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Fast mode decision based on human noticeable luminance difference and rate distortion cost for H.264/AVC

Abstract

This article proposes a fast mode decision algorithm based on the correlation of the just-noticeable-difference (JND) and the rate distortion cost (RD cost) to reduce the computational complexity of H.264/AVC. First, the relationship between the average RD cost and the number of JND pixels is established by Gaussian distributions. Thus, the RD cost of the Inter 16 × 16 mode is compared with the predicted thresholds from these models for fast mode selection. In addition, we use the image content, the residual data, and JND visual model for horizontal/vertical detection, and then utilize the result to predict the partition in a macroblock. From the experimental results, a greater time saving can be achieved while the proposed algorithm also maintains performance and quality effectively.

1. Introduction

With sophisticated technology increasing, multimedia communication has become an important part of human life. In addition to general telecommunications, widespread Internet reliance has made video communication essential. However, the quality of video communication is highly dependent on the efficiency and quality of video transmission. Therefore, many international standards have been developed in recent years. H.264/AVC is one of the popular video coding standards [1]. It is widely applied in video transmission and compression products, e.g., mobile phones, video surveillance, digital TV, etc. Although H.264/AVC has a high coding efficiency, enormous computational complexity is required. In particular, the mode decision procedure occupies the majority of computational complexity due to the evaluation of several inter modes and nine intra predictive directions for Intra 4 × 4 as shown in Figures 1 and 2, respectively. Many studies related to the reduction of computational complexity of mode decision have been proposed.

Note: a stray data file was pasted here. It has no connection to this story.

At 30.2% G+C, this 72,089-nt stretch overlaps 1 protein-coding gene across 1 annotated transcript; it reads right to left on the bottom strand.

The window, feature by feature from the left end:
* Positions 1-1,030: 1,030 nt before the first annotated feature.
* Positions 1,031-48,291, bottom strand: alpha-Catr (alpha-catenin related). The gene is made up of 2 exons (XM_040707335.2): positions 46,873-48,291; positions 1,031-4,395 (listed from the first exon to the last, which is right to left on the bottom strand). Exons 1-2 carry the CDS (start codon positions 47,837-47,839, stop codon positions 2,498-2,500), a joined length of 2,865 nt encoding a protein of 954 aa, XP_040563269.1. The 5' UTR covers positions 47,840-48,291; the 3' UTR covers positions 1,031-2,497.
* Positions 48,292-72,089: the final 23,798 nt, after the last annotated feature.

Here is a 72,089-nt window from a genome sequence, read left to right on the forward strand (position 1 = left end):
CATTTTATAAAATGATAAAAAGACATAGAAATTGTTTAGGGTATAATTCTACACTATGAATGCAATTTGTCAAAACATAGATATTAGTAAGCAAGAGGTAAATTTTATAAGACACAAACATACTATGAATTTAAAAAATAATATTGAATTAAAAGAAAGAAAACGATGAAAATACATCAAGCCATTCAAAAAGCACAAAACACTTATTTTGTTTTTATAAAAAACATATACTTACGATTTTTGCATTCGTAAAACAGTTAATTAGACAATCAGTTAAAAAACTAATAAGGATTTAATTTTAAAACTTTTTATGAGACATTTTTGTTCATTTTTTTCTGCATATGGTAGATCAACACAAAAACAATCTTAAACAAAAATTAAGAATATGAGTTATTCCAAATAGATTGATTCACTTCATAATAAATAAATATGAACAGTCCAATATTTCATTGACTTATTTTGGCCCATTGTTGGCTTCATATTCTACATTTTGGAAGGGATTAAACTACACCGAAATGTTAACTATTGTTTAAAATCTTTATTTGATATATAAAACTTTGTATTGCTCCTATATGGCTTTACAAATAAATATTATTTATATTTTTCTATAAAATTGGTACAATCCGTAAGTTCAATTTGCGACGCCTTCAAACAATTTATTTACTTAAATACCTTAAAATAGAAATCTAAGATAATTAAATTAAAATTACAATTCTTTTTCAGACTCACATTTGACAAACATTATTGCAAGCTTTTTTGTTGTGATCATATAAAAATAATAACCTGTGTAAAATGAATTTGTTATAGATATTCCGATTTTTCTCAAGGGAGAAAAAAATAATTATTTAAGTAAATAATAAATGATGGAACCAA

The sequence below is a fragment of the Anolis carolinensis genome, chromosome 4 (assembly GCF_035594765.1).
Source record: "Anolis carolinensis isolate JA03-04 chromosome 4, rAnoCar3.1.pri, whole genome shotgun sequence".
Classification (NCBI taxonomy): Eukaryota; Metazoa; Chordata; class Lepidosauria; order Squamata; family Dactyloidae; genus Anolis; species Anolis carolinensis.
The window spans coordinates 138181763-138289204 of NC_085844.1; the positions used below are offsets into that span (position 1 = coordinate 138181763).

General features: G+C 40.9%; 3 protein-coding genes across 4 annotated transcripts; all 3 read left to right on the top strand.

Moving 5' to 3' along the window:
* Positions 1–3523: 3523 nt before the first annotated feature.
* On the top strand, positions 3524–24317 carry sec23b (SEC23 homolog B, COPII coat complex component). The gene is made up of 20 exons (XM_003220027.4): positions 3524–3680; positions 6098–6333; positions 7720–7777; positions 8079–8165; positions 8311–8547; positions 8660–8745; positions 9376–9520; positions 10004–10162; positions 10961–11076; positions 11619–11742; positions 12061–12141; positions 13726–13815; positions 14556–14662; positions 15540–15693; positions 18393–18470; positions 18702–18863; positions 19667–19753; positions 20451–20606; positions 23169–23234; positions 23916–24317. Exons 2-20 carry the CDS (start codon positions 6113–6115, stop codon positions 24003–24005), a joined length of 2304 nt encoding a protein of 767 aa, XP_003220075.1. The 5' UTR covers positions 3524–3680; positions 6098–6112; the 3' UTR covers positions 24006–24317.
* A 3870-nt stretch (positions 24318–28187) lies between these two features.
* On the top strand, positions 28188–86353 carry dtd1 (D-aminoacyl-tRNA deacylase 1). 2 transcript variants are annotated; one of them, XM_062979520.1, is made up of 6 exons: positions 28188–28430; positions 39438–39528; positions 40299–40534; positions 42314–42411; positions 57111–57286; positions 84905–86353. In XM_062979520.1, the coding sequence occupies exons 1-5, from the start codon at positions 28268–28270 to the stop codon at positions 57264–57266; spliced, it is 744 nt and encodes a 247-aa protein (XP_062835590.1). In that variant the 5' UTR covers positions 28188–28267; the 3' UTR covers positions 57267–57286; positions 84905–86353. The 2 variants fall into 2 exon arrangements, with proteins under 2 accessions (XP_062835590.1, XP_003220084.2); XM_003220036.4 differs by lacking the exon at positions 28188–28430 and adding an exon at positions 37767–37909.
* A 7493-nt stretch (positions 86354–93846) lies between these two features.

Figure 1
figure1

Several inter modes in mode decision for H.264/AVC.

Figure 2
figure2

Nine intra predictive directions for Intra 4×4 and four directions (0–3) for Intra 16×16.